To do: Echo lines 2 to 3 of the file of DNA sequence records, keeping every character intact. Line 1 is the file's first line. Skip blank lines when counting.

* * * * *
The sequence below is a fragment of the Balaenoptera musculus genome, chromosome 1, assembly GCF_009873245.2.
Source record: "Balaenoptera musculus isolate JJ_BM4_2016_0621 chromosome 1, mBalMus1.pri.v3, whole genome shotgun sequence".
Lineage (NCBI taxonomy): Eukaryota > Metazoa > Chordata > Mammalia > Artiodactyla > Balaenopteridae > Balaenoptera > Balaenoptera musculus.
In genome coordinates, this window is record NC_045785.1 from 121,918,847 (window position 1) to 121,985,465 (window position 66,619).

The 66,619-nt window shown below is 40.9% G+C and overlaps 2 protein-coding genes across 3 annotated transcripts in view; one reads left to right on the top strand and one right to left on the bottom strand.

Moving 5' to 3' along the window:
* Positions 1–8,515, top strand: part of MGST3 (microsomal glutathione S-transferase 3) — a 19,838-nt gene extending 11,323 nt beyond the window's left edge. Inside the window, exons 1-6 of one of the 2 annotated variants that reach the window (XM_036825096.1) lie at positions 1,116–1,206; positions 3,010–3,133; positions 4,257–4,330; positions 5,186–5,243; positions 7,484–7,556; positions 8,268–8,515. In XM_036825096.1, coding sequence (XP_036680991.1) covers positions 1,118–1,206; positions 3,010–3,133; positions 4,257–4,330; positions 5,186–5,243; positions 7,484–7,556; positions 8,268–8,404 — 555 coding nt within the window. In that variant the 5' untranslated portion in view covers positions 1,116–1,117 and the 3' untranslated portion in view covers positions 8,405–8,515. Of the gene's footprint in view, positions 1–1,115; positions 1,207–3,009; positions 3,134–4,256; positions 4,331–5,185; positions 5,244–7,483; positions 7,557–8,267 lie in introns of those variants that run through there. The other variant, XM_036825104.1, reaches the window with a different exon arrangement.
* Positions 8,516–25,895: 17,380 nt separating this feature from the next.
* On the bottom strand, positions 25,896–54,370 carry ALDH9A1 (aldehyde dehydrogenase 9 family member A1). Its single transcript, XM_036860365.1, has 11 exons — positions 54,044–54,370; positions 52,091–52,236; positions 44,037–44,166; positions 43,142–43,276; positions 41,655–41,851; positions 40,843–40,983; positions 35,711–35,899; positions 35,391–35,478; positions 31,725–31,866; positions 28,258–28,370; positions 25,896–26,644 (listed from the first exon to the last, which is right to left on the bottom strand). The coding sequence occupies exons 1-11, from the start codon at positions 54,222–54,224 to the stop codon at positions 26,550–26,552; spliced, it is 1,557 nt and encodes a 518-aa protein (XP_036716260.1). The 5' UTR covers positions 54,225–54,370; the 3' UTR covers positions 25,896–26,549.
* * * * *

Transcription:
Source record: "Balaenoptera musculus isolate JJ_BM4_2016_0621 chromosome 1, mBalMus1.pri.v3, whole genome shotgun sequence".
Lineage (NCBI taxonomy): Eukaryota > Metazoa > Chordata > Mammalia > Artiodactyla > Balaenopteridae > Balaenoptera > Balaenoptera musculus.